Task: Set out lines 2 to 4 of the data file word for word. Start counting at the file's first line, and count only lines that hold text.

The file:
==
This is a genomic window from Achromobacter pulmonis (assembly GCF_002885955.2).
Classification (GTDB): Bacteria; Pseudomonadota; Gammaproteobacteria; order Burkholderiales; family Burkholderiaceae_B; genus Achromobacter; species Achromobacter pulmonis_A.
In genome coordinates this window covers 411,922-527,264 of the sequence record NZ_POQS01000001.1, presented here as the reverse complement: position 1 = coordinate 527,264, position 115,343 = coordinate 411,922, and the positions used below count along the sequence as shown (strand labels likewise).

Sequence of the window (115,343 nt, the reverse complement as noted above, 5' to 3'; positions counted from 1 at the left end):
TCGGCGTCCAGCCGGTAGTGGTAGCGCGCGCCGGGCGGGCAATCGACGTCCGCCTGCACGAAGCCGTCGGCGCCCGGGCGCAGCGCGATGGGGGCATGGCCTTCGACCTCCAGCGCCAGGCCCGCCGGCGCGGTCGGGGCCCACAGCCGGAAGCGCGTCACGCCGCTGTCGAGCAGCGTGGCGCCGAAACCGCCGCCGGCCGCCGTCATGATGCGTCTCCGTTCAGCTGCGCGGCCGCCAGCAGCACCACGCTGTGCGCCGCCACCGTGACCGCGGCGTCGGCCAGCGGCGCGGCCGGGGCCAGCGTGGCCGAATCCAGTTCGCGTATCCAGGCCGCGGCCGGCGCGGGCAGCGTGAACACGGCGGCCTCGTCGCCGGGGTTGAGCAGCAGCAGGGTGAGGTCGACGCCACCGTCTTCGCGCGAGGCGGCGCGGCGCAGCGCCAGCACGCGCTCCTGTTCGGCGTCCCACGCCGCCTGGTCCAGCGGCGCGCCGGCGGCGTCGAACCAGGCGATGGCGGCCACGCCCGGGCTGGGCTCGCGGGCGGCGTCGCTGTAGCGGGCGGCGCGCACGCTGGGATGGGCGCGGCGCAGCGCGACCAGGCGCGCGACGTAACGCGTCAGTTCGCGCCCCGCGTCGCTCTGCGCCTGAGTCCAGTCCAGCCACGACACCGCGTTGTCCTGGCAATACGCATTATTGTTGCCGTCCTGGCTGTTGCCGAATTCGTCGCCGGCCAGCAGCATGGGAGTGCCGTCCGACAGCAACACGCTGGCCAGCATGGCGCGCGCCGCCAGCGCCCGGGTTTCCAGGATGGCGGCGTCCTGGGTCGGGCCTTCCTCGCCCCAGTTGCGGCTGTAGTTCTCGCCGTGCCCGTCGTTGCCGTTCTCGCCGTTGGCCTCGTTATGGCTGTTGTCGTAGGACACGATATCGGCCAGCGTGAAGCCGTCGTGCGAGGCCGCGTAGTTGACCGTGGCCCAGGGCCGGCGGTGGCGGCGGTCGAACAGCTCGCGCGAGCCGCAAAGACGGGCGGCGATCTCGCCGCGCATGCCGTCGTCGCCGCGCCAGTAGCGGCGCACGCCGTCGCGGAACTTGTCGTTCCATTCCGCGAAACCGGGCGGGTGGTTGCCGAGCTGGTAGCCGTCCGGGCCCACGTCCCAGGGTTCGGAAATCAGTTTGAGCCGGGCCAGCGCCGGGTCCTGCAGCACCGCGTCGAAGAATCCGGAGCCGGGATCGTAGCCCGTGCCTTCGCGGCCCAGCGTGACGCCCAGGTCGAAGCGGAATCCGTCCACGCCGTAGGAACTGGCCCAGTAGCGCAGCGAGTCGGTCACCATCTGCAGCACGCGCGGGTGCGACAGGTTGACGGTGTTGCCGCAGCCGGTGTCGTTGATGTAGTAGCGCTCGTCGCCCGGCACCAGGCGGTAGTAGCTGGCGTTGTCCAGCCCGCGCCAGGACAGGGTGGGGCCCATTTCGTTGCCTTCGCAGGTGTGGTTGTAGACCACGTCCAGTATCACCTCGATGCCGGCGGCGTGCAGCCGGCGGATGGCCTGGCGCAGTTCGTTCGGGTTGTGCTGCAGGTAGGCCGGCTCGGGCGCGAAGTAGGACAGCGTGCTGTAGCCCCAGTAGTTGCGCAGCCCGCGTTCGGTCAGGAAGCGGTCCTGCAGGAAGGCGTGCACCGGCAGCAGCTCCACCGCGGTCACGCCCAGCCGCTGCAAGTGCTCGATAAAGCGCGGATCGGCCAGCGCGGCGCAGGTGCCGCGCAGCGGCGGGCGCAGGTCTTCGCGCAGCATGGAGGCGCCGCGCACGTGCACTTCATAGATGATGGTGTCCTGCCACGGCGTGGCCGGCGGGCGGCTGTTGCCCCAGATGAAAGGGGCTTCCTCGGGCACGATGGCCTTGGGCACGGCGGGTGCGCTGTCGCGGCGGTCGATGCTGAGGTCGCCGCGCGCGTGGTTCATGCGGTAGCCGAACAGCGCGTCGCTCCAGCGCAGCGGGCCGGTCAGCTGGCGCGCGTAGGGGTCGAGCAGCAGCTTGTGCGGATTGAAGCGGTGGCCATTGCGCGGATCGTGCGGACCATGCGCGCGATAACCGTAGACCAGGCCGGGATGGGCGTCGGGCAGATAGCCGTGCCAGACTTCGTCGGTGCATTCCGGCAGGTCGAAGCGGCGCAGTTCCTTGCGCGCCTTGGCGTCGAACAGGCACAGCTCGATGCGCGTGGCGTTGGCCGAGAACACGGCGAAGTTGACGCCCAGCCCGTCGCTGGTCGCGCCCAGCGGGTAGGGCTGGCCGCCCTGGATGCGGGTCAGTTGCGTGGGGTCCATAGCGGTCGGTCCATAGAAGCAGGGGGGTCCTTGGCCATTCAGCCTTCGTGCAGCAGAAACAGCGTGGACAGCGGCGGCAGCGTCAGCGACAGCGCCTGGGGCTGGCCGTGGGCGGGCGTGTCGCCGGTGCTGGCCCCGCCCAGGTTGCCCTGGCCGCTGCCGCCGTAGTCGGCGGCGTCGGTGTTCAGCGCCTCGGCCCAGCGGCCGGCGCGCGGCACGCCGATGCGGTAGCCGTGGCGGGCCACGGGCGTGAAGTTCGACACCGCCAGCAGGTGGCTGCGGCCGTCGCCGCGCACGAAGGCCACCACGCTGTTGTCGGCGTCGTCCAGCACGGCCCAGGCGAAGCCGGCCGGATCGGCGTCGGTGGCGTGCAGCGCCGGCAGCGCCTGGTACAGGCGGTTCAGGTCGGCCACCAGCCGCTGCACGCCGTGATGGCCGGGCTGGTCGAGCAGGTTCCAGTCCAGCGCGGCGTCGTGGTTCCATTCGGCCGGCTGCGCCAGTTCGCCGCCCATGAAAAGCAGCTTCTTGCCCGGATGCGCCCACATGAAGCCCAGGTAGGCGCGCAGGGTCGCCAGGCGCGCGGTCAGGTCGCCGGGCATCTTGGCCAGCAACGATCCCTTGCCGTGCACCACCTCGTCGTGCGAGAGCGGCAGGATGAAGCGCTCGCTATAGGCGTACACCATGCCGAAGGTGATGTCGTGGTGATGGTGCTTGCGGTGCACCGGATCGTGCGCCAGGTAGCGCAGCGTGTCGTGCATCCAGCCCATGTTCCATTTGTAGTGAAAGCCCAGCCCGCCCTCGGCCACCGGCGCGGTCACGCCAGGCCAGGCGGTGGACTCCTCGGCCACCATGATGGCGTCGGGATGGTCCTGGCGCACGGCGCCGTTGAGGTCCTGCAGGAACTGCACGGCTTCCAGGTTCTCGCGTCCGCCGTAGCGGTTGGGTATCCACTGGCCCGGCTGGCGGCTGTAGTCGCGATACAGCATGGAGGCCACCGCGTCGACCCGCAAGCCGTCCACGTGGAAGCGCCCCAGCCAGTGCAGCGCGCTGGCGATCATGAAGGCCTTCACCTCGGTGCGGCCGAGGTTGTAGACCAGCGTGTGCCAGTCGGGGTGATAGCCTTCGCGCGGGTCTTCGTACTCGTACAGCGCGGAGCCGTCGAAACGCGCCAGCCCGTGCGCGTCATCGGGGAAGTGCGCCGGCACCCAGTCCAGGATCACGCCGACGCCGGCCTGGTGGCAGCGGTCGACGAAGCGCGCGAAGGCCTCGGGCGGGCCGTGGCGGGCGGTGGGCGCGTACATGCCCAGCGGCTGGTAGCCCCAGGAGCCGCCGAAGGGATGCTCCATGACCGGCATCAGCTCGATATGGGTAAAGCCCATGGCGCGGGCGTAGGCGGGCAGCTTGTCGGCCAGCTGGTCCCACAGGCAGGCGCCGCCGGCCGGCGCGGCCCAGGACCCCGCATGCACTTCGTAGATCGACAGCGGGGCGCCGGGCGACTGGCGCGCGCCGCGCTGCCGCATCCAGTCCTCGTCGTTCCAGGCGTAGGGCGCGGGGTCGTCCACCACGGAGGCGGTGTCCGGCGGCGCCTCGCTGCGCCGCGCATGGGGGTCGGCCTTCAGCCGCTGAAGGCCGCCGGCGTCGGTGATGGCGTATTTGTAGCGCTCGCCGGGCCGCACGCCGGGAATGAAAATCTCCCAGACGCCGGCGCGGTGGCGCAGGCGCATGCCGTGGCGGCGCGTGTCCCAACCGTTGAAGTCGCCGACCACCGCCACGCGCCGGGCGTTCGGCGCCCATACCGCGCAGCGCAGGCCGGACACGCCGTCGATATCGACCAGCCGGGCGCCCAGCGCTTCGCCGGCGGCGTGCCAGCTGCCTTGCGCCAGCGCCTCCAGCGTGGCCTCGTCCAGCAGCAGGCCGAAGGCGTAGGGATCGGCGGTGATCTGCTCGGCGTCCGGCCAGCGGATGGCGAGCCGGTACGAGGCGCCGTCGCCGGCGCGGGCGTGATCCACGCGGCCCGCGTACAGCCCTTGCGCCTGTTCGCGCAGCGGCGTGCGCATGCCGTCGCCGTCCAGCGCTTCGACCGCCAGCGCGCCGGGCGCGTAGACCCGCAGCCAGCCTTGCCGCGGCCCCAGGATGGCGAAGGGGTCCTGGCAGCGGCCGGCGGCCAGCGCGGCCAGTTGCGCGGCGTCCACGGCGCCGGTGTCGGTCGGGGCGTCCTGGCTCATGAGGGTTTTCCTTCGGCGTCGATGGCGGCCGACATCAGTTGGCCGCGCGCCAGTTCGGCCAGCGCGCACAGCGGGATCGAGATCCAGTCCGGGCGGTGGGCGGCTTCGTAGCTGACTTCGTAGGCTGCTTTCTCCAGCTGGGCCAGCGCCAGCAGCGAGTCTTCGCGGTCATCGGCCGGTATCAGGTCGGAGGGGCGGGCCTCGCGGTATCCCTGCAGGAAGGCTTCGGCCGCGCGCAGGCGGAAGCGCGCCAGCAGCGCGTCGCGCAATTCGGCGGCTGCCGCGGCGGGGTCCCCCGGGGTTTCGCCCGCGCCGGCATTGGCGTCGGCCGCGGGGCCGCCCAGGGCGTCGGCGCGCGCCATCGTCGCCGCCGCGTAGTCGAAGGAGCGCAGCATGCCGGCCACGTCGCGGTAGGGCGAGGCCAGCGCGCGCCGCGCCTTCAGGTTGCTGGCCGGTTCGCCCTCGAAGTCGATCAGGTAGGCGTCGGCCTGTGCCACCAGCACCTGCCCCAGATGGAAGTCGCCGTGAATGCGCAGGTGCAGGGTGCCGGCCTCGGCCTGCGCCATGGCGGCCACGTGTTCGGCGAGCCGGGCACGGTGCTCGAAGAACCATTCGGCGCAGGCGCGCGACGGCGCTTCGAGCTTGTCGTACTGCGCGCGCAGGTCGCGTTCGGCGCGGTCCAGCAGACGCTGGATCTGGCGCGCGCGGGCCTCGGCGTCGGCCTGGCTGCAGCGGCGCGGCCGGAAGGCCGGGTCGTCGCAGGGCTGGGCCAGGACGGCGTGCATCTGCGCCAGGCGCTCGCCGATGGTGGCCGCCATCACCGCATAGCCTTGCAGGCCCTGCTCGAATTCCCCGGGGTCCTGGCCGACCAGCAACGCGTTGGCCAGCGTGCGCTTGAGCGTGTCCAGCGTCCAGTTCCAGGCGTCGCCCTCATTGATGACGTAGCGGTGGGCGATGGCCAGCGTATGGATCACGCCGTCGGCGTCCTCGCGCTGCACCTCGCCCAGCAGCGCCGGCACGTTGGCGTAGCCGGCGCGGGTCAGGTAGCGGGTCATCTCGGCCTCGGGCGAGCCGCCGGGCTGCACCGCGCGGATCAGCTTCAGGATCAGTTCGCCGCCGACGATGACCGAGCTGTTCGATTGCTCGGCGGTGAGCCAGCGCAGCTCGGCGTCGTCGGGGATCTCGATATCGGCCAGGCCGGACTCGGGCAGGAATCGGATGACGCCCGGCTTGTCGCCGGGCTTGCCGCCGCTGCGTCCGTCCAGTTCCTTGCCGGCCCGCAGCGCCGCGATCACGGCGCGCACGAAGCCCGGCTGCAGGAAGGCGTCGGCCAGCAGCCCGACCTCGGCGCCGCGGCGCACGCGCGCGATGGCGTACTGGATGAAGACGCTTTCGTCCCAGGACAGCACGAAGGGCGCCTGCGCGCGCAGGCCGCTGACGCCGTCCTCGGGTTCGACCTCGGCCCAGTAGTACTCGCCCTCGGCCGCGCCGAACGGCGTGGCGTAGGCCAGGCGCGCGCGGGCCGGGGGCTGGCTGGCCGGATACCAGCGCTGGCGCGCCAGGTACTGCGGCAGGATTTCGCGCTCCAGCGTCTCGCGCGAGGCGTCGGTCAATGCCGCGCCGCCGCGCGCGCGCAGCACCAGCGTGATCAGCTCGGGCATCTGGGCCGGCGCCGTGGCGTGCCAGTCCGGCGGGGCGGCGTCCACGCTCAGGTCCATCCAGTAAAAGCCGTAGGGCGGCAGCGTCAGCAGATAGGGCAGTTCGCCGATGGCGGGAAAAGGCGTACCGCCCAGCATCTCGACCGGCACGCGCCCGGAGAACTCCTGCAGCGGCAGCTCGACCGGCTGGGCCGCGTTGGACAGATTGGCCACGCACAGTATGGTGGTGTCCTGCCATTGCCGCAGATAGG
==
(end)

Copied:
Classification (GTDB): Bacteria; Pseudomonadota; Gammaproteobacteria; order Burkholderiales; family Burkholderiaceae_B; genus Achromobacter; species Achromobacter pulmonis_A.
In genome coordinates this window covers 411,922-527,264 of the sequence record NZ_POQS01000001.1, presented here as the reverse complement: position 1 = coordinate 527,264, position 115,343 = coordinate 411,922, and the positions used below count along the sequence as shown (strand labels likewise).

Sequence of the window (115,343 nt, the reverse complement as noted above, 5' to 3'; positions counted from 1 at the left end):